Strategy & Operations » Governance » Regime change in France could spell trouble for the euro’s va va voom

INVESTORS AND international businesses across the world will be paying close attention to events in Paris on the 6 of May. As the 2012 French elections unfold, socialist opposition candidate François Hollande is looking more and more likely to oust incumbent president Nicolas Sarkozy. This could spell bad news for UK exporters.

A recent opinion poll suggests that 49% of voters feel Sarkozy’s campaign is overly right-wing. This could mean that Hollande wins the election with popular support from both the left-wing and centralist voters.

But why is a Presidential election in France so pivotal to British business?

Simply put, Hollande is anti-austerity and this could spell serious trouble for the Euro.

The “would be” president has made very clear that he will not ratify the European austerity package agreed between Sarkozy and German chancellor Angel Merkel. Hollande argues that France needs to focus on public spending to boost growth, and that European nations should follow suit – spelling a major policy shift for the eurozone.

This in itself is not enough to spook financial markets. The best method to fix the debt crisis in the eurozone could be debated forever. It is uncertainty that causes concern.

What the markets want is some clarity over what policy will be adopted, and solid action that is fully supported by eurozone members. This would provide the stability and certainty that investors are looking for. That would provide the stability and certainty that investors constantly seek.

A regime change in France will mean major upheaval for European financial stability, and this is weakening the euro considerably. The single currency has touched 24 month lows against Sterling and is being abandoned by investors across the world. The Swiss National Bank has recently re-aligned its foreign currency reserves away from a long Euro position because of the threat of euro weakness – a move representative of market opinion across the world.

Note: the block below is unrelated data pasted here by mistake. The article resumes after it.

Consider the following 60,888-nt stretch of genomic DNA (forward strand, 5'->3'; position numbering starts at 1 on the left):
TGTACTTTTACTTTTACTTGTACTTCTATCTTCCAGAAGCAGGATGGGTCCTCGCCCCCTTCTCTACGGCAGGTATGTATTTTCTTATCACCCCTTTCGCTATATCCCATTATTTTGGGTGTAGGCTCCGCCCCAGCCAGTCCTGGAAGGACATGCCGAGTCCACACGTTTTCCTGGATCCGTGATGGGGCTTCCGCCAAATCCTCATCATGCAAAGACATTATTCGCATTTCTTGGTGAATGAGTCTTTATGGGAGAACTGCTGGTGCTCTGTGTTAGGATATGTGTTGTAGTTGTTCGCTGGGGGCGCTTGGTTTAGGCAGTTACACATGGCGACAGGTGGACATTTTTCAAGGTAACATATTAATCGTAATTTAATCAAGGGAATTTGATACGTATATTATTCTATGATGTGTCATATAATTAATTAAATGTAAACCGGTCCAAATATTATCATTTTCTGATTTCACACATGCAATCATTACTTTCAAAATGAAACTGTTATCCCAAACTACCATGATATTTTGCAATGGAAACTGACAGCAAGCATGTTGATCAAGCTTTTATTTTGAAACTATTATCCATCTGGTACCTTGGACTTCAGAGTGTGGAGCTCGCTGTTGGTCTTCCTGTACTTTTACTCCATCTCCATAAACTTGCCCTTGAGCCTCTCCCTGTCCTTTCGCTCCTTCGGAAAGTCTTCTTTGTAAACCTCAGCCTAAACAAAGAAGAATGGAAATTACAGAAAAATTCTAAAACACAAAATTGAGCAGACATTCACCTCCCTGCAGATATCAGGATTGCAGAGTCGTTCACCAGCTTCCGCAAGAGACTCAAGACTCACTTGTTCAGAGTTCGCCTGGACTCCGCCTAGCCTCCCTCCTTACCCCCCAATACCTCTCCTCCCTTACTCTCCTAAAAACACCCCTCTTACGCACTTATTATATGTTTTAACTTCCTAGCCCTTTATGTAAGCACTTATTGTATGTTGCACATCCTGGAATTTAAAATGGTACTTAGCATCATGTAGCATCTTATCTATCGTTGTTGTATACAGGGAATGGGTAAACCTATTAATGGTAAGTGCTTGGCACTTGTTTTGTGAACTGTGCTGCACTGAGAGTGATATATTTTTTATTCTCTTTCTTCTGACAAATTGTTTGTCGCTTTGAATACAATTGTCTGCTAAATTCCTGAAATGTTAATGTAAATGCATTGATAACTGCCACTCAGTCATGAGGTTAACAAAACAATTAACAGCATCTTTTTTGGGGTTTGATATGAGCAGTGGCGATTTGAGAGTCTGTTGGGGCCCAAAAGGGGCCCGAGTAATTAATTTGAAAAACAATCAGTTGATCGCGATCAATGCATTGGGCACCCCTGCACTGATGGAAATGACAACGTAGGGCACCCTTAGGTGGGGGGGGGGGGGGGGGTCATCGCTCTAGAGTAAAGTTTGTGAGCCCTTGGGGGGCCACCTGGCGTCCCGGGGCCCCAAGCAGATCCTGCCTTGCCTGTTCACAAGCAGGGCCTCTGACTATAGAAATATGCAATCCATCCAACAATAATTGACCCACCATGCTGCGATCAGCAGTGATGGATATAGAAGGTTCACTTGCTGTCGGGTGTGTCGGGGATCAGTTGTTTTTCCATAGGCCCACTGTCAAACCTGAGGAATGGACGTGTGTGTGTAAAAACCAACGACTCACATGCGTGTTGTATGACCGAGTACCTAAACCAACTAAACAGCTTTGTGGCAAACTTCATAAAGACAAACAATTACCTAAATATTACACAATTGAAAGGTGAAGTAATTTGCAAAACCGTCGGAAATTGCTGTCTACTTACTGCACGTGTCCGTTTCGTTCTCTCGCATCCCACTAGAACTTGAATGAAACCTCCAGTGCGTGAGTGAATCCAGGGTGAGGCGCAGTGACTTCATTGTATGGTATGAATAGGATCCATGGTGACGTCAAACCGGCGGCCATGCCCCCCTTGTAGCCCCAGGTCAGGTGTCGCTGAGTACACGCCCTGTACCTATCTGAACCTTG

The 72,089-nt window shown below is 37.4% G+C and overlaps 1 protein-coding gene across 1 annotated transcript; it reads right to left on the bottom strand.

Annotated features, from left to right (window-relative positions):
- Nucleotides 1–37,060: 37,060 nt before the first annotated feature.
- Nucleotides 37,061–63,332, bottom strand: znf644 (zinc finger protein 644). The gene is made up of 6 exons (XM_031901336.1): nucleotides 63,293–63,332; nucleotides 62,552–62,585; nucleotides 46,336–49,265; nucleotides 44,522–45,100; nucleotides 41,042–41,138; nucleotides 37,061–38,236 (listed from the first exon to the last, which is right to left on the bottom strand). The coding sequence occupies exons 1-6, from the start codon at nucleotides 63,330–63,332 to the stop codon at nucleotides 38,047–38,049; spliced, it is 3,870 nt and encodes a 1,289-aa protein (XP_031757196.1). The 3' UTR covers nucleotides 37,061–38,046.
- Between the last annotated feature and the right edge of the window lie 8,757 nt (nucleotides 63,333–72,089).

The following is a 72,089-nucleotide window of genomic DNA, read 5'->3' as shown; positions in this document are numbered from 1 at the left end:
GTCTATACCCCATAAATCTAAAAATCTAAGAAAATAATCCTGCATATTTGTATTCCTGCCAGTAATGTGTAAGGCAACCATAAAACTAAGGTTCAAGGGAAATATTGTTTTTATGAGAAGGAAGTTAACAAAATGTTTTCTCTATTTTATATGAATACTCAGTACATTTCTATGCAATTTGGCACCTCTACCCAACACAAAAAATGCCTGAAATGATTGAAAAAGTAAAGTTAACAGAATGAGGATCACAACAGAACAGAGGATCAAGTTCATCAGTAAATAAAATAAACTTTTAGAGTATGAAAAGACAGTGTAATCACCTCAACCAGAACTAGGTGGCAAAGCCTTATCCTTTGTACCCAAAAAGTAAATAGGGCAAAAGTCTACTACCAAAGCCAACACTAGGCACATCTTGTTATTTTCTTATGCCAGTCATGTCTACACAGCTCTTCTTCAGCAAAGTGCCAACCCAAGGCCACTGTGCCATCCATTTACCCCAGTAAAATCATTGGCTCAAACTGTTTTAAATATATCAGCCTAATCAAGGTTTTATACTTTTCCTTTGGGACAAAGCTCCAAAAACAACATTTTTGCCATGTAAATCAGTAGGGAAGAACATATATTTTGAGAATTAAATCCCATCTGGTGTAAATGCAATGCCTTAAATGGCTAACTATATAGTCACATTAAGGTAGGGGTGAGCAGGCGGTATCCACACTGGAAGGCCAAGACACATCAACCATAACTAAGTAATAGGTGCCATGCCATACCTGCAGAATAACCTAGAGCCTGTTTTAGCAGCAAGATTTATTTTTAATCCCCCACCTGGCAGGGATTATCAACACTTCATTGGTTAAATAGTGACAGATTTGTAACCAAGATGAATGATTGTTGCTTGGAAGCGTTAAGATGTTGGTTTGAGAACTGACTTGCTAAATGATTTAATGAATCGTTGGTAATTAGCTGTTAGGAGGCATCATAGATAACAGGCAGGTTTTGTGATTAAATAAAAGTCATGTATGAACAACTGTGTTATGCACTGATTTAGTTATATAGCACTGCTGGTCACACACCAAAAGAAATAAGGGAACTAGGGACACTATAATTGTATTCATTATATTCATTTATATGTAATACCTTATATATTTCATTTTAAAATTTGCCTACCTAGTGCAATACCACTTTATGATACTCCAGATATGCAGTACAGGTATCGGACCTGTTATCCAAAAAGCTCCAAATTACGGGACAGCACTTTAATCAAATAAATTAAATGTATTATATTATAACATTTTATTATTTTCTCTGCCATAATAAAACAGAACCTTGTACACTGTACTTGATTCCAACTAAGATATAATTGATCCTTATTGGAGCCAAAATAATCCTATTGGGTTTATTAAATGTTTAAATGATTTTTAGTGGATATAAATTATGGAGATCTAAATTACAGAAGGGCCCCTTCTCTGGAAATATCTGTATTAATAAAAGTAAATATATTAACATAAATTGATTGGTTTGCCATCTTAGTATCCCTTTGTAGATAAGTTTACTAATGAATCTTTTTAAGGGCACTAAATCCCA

This is great news for UK businesses who are importing from across the Channel as goods become cheaper and profit margins widen.

The opposite is true for UK exporters, and the outlook for them is concerning.

Over 50% of UK exports are purchased by our European neighbors. There is no doubt that our ability to sell to Europe will be hampered by euro weakness. Indeed, this has already been reflected in UK economic data releases. New exporter orders for April posted the steepest fall since 2009 as the eurozone struggles through financial crisis.

Continued weakness of the single currency can only accelerate this further as European businesses and consumers struggle to afford to import goods, or find cheaper alternatives closer to home.

British businesses must remain vigilant for events in Europe. If Hollande does take power in France, exporters will need to sharpen their pencil considerably to remain competitive in Europe.

With the UK government pushing hard for an export led recovery, this is just one more reason for UK exporters to seek alternative markets, while protecting their margins when dealing with the Eurozone through prudent hedging against adverse currency swings.

Torrie Callander is a corporate trader at foreign exchange provider, Global Reach Partners